Recycling needn’t be thirsty work – as one spring water and soft drinks manufacturer found out when it worked alongside Mayglothing to achieve zero to landfill.
Radnor Hills, based in Knighton, Powys, aims to ensure all waste it produces is either reused, recycled, composted, or sent to energy recovery by the end of 2018.
The industry-leading supplier of bottled water products has worked alongside Herefordshire-based waste management contractors Mayglothling to help put them on track to meet this target.
As well as the positive effects on the environment, Radnor Hills is expected to save £50,000 per annum by disposing of its waste correctly and generate an additional £3-5000 a month in revenue by selling the baled bottles, baled polythene and cardboard, and crushed drums.
Since May, the Mayglothling team has worked with Radnor Hills to implement an effective waste management strategy to help Radnor Hills on the ‘Road to Recycling’.
William Watkins, Managing Director of Radnor Hills, said: “As a company, we are absolutely committed to the protection of the local and global environment.
“With Mayglothling’s help, we have been taking steps to minimise the environmental impacts concerning our activities and products and are thrilled that with their help we are on track to achieving zero to landfill by the end of the year.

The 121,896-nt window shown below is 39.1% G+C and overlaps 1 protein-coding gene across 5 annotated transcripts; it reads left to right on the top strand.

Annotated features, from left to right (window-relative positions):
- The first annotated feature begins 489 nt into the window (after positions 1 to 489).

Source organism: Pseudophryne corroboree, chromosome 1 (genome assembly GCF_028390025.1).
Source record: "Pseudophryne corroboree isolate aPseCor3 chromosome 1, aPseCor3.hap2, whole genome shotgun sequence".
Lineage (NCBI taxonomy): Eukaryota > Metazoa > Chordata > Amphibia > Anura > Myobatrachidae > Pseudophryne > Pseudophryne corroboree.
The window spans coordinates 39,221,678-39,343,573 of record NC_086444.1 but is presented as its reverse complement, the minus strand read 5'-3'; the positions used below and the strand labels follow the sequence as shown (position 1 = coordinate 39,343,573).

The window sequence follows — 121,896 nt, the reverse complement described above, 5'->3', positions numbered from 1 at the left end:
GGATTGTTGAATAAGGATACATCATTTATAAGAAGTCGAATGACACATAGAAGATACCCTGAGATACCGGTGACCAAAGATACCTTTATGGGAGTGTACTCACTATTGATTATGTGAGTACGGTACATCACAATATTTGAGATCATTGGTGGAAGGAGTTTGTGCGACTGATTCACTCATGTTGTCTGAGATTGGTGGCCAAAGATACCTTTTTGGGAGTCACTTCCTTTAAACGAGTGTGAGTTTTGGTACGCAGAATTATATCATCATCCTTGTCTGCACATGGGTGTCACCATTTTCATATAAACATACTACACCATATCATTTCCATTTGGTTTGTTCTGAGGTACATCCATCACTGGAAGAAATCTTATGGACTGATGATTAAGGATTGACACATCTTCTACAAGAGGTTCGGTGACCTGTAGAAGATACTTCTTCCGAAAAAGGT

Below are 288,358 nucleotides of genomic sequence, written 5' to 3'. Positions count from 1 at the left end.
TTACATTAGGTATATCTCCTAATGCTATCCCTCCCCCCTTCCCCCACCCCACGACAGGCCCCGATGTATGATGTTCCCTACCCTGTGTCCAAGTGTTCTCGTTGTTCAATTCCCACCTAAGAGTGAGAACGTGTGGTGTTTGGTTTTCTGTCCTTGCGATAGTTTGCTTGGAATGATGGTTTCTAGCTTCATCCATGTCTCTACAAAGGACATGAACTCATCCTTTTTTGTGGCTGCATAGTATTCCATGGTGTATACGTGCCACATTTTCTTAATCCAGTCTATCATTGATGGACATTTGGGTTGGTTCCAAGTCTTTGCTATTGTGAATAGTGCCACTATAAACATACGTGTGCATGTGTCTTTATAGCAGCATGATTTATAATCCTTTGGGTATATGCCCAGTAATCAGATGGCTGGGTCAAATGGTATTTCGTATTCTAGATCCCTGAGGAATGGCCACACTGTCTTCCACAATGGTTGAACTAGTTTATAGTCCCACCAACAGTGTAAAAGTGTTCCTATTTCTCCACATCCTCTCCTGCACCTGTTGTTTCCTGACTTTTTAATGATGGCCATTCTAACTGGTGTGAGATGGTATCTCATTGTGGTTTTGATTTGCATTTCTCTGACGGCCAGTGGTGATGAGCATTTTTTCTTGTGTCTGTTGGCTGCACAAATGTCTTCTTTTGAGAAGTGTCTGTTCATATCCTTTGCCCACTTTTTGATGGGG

“We have now acheived ISO 14001 accreditation which further demonstrates our commitment to the environment.”
Jonathan Mayglothling, Manager Director at Mayglothling, said: “It has been great working alongside such a well-known brand as Radnor Hills and helping them on the road to achieving their goal of zero to landfill.
“With our help, it looks like they will be able to achieve this aim as well as making considerable savings for the company.
“Mayglothling is always happy to work with companies who are looking to implement the most environmentally-friendly waste management solutions which can also benefit their business. We wish Radnor Hills all the best with becoming zero to landfill by the end of 2018.”
The site now has a drum crusher to crush 205L steel drums used to transport syrups into a disc which is then sold for revenue.
There are also two balers – one used to bale bottles and the other used to bale polythene and cardboard – which are then sold for revenue and reused by other manufacturers.
All glass and plastic bottles are fully recyclable and all remaining waste is used for RDF Energy as opposed to going to landfill.